As a residential liberal arts college, Luther places its primary emphasis on teaching, not research. Thus climate change and sustainability research has not been a primary emphasis in our climate action planning. We do, however, place significant emphasis on involving undergraduates in research and must work to increase opportunities for student and faculty research related to sustainability. What follows are several ways Luther College will promote more research related to sustainability and climate change:
Grants: The College must use internal and external resources to increase support for sustainability research. Specifically, Luther should support at least two summer research projects related to environmental sustainability, as was done in the past. Past research projects have contributed to at least two books and multiple articles, posters, and scholarly presentations. Luther will also aggressively seek external grants to support faculty pursuing research in this area.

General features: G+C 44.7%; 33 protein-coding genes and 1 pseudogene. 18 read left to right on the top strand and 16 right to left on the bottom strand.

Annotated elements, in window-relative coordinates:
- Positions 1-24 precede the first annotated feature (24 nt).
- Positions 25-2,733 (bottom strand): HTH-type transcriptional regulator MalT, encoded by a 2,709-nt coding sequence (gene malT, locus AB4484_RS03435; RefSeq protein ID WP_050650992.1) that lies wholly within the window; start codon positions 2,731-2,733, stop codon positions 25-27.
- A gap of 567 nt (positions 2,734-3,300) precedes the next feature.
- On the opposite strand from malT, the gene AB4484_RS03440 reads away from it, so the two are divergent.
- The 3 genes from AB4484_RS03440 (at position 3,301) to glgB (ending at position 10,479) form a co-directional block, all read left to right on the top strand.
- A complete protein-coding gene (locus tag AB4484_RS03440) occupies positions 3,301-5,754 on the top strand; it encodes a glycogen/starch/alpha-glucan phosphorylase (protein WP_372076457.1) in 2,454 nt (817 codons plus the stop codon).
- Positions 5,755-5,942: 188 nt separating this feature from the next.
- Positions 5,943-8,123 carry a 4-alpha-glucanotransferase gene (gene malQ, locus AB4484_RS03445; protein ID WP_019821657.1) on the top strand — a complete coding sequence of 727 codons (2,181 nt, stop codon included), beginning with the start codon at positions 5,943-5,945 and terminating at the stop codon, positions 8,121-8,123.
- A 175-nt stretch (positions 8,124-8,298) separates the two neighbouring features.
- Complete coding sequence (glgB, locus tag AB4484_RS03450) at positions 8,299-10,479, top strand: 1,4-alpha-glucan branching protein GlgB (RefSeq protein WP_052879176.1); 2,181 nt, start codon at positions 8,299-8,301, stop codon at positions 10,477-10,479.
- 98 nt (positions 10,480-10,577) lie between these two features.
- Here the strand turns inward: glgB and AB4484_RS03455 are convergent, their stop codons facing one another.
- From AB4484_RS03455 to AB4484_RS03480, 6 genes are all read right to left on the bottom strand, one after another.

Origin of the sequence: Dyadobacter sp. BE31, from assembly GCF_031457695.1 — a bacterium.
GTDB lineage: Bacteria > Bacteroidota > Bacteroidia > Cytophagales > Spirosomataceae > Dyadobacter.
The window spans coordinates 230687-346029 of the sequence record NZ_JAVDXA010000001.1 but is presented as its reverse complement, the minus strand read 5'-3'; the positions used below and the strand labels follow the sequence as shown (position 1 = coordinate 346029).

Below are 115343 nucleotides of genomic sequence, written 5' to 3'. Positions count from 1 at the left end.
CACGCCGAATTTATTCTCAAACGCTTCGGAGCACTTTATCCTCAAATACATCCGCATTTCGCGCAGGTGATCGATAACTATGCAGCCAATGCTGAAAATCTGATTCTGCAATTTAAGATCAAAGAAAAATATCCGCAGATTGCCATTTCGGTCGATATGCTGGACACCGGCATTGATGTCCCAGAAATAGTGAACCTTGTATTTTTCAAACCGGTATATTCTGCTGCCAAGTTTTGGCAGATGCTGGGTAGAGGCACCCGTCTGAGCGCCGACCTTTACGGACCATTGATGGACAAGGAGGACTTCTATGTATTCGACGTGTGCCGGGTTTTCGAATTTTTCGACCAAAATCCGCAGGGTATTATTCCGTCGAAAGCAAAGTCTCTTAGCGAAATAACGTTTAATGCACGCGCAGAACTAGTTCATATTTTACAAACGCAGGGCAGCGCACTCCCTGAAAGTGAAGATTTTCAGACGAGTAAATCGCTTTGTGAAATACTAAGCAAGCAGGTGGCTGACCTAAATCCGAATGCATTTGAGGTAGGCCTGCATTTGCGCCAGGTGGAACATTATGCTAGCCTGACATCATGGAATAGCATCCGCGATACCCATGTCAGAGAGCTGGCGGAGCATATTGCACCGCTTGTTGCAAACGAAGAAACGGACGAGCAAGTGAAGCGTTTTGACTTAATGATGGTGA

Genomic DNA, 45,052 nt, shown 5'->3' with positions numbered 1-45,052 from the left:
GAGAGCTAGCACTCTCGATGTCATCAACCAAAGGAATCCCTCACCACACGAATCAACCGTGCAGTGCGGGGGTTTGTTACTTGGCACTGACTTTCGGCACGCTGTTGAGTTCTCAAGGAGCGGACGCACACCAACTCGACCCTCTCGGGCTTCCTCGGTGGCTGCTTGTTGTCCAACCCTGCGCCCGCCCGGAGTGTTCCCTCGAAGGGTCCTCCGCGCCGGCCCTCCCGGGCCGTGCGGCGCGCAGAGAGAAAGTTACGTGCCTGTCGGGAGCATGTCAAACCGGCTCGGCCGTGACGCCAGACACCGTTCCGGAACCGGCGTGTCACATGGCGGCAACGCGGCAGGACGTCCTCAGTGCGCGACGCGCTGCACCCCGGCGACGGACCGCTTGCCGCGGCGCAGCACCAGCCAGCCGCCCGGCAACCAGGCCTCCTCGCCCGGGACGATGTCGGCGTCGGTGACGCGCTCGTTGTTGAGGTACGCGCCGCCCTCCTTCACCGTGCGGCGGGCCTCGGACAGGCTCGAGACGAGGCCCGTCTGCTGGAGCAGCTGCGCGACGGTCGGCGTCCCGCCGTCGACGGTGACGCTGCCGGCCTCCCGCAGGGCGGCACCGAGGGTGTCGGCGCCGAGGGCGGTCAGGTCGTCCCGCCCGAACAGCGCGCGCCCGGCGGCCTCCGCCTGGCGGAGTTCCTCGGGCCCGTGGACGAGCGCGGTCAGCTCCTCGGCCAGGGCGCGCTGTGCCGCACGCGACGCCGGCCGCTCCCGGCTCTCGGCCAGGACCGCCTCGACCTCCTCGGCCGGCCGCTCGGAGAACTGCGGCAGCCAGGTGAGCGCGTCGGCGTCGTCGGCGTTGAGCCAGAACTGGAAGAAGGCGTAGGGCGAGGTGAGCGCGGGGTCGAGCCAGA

Faculty Development: In addition to promoting greater integration of sustainability within the curriculum, faculty development should also stimulate interest in new research opportunities. For example, The Oneota Project, a summer faculty development program focused on place and sustainability, should serve as a catalyst for promoting sustainability research as well as new approaches to teaching.
Environmental Studies: More than 20 faculty from across the disciplines are affiliated with Luther’s interdisciplinary environmental studies program. Many of these faculty are actively engaged in research related to climate change and sustainability. The College will continue to investigate ways to encourage and support research in environmental studies, including following through on plans to fund an endowed chair in environmental studies.
Center for Sustainable Communities: This Center will promote opportunities for faculty in business, political science, economics, and other disciplines to engage in research focused on fostering a move toward sustainability within our region. The Center will nurture partnerships between students and faculty on campus and organizations in the region to encourage applied sustainability research with direct relevance to our region.
Natural Lands: Luther’s 1,000 acre campus includes hundreds of acres of natural lands that provide a plethora of research opportunities for students and faculty in biology, environmental studies, and other disciplines. The College recently placed 130 acres of floodplain land along the Upper Iowa River into a permanent conservation easement. This move not only preserves this key habitat but also provides unique opportunities for research on ecological restoration and carbon sequestration.